More than 1,200 major methane leaks from landfills pose severe climate threat

Satellite data reveals more than 1,200 significant methane emissions from landfill sites globally since 2019, with south Asia, Argentina, and Spain as major contributors.

Damian Carrington reports for The Guardian.


In short:

  • Landfills are a significant source of methane emissions, with more than 1,200 large leaks detected worldwide, particularly in densely populated regions.
  • Methane, a potent greenhouse gas, exacerbates global heating and poses a threat to climate targets.
  • Effective waste management and methane capture strategies are crucial to mitigate these emissions and reduce their impact on climate change.

Key quote:

"Cutting methane is the only solution to meet the global 1.5C temperature target. If we really focus on reducing methane emissions from the waste sector, it is a gamechanger."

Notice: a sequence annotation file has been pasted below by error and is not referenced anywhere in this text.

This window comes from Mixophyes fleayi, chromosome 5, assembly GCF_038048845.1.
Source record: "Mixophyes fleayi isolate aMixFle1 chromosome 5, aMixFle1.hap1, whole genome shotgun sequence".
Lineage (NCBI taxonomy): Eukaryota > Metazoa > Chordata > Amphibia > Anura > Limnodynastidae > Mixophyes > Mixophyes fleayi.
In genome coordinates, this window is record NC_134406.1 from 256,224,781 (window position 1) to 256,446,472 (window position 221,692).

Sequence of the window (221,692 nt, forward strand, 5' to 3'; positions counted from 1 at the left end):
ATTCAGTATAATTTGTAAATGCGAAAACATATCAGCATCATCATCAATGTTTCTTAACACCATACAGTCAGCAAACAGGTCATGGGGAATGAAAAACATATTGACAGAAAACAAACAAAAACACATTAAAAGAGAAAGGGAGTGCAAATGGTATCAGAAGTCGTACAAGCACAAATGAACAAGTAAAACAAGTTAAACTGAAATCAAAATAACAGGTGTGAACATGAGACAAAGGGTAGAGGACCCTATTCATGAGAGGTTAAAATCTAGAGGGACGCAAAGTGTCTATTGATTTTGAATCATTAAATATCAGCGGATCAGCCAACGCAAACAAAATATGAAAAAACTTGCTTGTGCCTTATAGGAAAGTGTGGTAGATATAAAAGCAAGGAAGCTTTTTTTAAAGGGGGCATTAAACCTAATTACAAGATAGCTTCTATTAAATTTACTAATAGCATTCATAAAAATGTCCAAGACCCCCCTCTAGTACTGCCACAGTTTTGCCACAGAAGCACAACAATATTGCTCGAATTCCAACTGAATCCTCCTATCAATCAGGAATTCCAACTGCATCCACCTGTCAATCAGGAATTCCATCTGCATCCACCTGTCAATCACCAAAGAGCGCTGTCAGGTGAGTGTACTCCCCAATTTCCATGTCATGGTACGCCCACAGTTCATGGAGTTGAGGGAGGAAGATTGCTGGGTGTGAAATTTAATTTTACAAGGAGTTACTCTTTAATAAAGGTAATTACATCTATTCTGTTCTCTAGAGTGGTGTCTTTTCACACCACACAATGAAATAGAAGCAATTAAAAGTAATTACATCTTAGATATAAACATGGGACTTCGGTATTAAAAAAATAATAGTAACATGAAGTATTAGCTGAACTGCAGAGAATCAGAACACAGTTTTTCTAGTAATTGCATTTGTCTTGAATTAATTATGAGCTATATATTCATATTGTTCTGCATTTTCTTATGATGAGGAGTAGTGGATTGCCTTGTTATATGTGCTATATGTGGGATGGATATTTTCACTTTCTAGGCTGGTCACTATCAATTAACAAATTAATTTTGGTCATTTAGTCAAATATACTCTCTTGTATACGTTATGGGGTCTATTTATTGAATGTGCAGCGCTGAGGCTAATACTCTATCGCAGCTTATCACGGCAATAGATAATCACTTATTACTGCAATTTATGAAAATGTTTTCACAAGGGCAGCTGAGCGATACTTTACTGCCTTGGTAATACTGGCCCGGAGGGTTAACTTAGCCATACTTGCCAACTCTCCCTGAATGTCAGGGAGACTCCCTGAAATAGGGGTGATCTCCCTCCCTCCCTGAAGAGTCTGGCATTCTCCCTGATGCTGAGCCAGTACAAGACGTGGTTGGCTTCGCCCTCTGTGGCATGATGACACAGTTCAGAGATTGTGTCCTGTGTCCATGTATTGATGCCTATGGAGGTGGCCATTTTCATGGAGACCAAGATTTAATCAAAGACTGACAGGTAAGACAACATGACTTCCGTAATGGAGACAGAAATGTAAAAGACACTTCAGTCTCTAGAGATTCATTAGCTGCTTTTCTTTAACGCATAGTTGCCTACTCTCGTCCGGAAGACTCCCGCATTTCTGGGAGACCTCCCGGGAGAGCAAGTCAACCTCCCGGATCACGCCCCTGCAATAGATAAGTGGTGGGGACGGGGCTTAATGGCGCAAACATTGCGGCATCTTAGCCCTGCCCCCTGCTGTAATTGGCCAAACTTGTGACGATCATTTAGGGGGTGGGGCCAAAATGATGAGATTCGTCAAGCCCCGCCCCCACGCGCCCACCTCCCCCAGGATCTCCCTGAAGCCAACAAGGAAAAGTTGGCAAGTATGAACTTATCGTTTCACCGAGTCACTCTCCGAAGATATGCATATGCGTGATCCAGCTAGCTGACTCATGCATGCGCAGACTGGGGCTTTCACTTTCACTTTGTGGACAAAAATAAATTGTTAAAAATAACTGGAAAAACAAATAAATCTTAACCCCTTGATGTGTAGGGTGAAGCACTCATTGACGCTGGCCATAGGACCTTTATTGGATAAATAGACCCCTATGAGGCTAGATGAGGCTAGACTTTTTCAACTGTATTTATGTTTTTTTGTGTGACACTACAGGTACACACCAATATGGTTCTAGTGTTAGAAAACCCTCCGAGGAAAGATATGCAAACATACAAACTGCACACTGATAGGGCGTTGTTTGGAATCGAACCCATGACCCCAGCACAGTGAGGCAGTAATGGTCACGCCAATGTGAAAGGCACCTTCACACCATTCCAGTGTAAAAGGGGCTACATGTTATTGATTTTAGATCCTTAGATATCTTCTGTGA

— Carlos Silva Filho, president of the International Solid Waste Association

Why this matters:

The high volume of methane leaks from waste dumps highlights a critical yet often overlooked aspect of climate change. Addressing these emissions is essential for meeting global climate goals and preventing further environmental degradation. This issue underscores the need for improved waste management practices and policies worldwide.

Oil and gas methane emissions in the U.S. are at least 15% higher than we thought.

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